If you are a competent internet user, chances are you’ve done something called “Google Dorking.”
And now the Feds have issued a warning to U.S. businesses to be on the lookout for Google Dorking activity as a sign of hackers.
Google Dorking means using Google’s advanced search techniques to dig up information on the web that doesn’t easily pop up during a normal search.
Our favourite is a feature called “site,” which lets you search a single website for a keyword or photos. (Here’s a tutorial on how to use that.) Google also has special search commands called “filetype” and “datarange.”
The kind of Google Dorking the feds are worried about goes further, though. It’s when malicious hackers use these advanced techniques looking for stuff that companies didn’t mean to put online.
The Infosec Institute, an organisation that trains people to be computer security pros, shows how using Google can easily turn up things like username and passwords, sensitive documents, even bank account details.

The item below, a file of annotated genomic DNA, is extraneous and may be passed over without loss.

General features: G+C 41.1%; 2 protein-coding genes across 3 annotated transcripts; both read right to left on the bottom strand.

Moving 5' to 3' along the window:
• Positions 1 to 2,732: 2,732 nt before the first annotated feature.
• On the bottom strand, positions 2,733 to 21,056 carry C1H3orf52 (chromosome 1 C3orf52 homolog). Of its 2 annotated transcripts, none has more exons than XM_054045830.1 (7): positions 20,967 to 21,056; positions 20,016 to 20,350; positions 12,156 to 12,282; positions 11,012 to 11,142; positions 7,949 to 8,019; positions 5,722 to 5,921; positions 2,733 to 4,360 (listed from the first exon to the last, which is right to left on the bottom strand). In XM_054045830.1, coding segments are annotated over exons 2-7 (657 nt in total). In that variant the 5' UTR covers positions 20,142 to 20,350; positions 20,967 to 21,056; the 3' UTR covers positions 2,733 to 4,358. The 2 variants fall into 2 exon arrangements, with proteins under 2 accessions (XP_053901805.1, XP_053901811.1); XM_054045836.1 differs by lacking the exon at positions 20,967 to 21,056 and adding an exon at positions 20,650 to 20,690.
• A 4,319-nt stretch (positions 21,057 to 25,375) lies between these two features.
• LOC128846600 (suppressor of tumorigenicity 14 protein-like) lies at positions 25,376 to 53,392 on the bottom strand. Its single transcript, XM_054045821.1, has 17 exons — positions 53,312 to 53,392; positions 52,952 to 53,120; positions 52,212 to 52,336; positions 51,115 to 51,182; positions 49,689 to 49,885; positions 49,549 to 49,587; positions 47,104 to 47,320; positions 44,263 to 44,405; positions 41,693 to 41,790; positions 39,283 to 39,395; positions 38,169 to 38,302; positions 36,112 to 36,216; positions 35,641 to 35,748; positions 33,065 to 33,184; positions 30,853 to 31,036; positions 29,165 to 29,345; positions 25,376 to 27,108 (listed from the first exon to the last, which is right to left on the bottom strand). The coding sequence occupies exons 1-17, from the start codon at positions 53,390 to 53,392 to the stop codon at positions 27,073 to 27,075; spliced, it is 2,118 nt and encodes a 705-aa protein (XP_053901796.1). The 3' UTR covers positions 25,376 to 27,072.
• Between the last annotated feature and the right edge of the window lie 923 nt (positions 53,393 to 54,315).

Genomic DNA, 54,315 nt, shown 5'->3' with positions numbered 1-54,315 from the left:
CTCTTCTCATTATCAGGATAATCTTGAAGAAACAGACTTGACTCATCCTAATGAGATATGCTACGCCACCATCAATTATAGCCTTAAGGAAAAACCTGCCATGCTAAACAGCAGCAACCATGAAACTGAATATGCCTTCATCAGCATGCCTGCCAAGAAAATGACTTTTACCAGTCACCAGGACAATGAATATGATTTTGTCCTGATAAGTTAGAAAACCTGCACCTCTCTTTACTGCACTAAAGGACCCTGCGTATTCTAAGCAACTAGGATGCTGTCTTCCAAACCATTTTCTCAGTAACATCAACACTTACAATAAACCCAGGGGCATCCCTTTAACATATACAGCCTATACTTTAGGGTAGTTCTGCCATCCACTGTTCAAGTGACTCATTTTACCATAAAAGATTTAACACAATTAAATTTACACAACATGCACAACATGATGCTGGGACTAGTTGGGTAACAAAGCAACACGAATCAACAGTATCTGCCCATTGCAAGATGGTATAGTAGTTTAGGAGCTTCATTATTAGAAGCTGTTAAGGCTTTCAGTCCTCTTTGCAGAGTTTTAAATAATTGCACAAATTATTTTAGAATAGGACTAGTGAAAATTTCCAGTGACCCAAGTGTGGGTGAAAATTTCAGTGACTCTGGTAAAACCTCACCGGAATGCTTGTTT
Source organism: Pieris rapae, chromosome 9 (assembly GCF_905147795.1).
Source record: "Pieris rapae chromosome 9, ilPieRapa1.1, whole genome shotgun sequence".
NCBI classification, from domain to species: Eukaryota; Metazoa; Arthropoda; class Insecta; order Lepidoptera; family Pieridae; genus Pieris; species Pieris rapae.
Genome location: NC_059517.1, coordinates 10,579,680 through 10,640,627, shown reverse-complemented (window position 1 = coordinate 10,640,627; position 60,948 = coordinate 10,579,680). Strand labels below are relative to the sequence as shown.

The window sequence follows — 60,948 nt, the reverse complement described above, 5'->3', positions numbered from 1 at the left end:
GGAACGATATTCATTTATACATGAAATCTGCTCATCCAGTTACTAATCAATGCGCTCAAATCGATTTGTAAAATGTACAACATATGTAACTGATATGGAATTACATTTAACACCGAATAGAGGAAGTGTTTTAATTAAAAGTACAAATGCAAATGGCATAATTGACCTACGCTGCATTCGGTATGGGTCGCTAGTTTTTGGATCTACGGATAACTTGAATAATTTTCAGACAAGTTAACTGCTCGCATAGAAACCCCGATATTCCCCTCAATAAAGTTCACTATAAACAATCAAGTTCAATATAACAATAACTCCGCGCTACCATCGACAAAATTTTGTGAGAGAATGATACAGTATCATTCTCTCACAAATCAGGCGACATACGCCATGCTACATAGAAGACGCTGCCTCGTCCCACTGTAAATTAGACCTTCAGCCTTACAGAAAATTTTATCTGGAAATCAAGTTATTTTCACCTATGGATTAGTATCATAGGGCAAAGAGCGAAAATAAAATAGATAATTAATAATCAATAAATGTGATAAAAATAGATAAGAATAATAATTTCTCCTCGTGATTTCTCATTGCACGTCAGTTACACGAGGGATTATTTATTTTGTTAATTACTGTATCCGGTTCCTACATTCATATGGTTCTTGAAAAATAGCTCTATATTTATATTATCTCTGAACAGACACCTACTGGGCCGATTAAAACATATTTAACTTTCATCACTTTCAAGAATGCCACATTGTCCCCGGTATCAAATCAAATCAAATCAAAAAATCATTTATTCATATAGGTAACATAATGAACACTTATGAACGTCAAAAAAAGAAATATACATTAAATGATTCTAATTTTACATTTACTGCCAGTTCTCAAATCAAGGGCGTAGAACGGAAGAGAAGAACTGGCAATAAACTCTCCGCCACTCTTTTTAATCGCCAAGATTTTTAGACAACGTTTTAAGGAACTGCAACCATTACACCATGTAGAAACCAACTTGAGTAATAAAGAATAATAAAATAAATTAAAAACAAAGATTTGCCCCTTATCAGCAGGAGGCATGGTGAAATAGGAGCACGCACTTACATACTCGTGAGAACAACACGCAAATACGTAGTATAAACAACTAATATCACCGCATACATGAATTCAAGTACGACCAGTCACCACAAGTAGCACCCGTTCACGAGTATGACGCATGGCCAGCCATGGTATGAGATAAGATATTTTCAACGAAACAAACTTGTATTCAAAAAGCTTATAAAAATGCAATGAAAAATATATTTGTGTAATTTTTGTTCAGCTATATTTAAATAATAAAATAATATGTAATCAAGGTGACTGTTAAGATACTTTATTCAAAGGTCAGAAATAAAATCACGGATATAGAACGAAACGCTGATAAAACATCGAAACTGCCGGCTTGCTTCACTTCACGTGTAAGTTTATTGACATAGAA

Internet watchdog site Exploit Database uncovered the warning from the U.S. government issued last month. The feds want companies to test their websites to make sure they can’t be dorked, advising people to use a tool called The Diggity Project and/or a website called the Google Hacking Database. These keep a list of premade dorking queries you can run on your own website to see what turns up.
NOW WATCH: Tech Insider videos
Business Insider Emails & Alerts
Site highlights each day to your inbox.